Nicaragua was a very short visit for us. Because of the civil unrest we didn’t do any tourism and just drove through this beautiful country in two days. We met up with two other travelers near the Honduras/Nicaraguan border and convoyed through the country. We avoided all the big cities and most of the main roads so that we could avoid most road blocks. We started early and were at the border at 7am.
On the Honduras side things took a while due to a few Nicaraguans crossing into Honduras. We got all our exit stamps without any problems and moved on to the Nicaraguan border. This border was fully staffed even though we were the only ones there. We thought this might make the process quick but it turned out that there were some fees to pay ($12 per person) in US Dollars and not in local currency. We could not use any coins, only bills, and they didn’t have change. Finding money changers to break our $20 bills took a long time, but finally we found someone. Buying the mandatory insurance was quick and two hours later we were finally in Nicaragua and ready to blast through.
We took some backroads that were beautiful but slow going and didn’t encounter any road blocks until La Paz Centro. We told them that we are tourists on the way to Costa Rica and asked them if they would let us pass. After some internal discussions they let us through. We drove on and hit the next road block at El Tamarindo. Here again, they people blocking the road were really nice and waved us through quickly. They were more relaxed here than in La Paz and they wrote “Turistas” on our windshields to help with further blocks.
Just a few kilometers after the block, on a long straight road we came up to a slow truck. He signaled us to overtake and so we did, driving over a solid yellow line. By the time we are on the other lane we see the police waiting for us. They wanted all of us to pay a fine for crossing a solid line. This seemed so bizarre to us, to have these traps waiting in between road blocks. Luckily the French couple in our little convoy are retired French police. They talked with the jefe at the police stop and they let us go. Note to self: Make a Swiss police ID for future corrupt police encounters!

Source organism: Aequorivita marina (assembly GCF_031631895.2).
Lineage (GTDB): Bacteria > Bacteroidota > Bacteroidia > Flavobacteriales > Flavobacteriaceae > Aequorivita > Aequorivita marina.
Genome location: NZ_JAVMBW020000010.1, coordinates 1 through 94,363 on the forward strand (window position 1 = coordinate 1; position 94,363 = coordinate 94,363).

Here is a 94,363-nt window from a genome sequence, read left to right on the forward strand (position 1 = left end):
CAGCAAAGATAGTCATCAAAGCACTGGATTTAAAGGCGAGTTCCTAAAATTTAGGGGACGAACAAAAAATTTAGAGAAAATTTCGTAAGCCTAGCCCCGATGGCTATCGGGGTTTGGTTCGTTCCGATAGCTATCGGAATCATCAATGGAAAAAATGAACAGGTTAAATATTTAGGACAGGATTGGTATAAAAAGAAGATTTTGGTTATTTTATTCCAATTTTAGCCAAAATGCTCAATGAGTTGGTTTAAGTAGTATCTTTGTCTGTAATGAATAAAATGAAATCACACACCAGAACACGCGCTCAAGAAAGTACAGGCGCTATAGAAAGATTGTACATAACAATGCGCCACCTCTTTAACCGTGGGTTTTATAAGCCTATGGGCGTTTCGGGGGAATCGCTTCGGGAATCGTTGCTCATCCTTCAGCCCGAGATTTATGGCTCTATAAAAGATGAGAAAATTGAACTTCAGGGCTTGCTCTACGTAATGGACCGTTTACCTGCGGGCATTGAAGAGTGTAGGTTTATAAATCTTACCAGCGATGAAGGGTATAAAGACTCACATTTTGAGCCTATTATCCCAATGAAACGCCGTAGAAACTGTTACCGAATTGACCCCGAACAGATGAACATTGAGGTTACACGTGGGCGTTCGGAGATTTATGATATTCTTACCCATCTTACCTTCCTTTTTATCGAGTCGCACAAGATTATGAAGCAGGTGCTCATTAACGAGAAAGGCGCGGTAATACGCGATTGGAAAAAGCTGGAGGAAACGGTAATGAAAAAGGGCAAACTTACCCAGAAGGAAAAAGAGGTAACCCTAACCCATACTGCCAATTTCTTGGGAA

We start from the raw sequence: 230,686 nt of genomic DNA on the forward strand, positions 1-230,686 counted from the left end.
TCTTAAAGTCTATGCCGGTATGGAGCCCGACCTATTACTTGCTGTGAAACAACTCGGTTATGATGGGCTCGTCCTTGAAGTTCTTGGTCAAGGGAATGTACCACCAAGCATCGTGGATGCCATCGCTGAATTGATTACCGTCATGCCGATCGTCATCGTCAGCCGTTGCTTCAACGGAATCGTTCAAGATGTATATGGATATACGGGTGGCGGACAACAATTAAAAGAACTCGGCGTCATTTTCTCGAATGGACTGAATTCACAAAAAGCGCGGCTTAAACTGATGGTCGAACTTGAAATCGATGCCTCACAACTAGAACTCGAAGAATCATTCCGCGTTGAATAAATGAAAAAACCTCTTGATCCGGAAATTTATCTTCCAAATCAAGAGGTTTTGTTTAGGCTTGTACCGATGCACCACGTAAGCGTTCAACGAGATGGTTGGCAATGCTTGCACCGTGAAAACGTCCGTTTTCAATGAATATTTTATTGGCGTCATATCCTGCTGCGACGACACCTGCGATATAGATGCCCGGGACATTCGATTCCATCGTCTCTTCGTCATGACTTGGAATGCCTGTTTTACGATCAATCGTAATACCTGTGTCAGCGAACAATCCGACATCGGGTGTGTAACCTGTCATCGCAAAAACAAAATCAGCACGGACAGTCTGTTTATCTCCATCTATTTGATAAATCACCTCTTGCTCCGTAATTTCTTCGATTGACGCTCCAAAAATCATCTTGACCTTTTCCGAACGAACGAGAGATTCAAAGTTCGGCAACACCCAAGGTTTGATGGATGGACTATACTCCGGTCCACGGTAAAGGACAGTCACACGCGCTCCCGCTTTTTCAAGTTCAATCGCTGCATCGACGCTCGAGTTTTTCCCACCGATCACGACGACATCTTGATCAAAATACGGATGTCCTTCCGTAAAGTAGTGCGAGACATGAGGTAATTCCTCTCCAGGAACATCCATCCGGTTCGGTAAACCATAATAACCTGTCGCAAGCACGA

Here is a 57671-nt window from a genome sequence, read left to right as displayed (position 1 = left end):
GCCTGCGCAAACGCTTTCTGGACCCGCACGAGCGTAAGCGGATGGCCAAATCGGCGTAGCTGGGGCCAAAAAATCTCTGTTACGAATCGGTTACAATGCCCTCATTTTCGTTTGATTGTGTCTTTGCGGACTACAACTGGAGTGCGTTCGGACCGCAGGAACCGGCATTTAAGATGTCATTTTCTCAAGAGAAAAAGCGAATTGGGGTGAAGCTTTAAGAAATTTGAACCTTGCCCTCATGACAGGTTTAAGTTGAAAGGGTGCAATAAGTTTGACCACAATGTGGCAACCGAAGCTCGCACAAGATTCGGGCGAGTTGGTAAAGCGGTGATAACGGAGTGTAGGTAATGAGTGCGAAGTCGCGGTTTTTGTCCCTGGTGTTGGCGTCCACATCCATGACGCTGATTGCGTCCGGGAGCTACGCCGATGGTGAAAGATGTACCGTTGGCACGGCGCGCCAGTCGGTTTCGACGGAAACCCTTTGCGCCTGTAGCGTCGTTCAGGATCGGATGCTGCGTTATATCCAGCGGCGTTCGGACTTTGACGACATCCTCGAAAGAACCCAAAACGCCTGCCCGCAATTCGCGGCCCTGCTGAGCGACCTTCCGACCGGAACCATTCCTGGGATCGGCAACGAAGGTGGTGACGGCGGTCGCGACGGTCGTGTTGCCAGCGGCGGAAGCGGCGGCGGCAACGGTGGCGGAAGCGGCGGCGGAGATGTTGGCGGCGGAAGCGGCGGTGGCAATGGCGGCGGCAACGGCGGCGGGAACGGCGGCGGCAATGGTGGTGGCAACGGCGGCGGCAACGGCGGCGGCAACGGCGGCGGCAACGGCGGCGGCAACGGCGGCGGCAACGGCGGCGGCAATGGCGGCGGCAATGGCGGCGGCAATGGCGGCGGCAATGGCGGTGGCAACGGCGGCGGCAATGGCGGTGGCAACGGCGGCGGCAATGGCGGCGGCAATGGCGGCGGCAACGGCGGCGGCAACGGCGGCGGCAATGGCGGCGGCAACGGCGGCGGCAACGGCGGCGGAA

After that we decided not to push our luck any further and we headed to the coast for the night. The coast was beautiful and eerily devoid of tourists. The hotels along the coast were empty. There was one Nicaraguan family on the beach, and our group of 5. The coast is so far removed from the unrest but feeling the impact of drop tourism greatly.
The next day, we got up even earlier and left our camp at 5:30am. We passed by some more road blocks but they were only starting up and let us “Turistas” through without even stopping.
In Jinotepe however everything was closed. With the help of locals we navigated through the many neighborhoods and around uncounted road blocks and we were back on the main road. One last big block in Rivas was passed quite quickly. We arrived at the Nicaragua-Costa Rica border at about 10am. No bribes payed, no violence encountered, and with a happy yet sad feeling – happy that we made it through without any issue yet sad that we had to skip this beautiful country.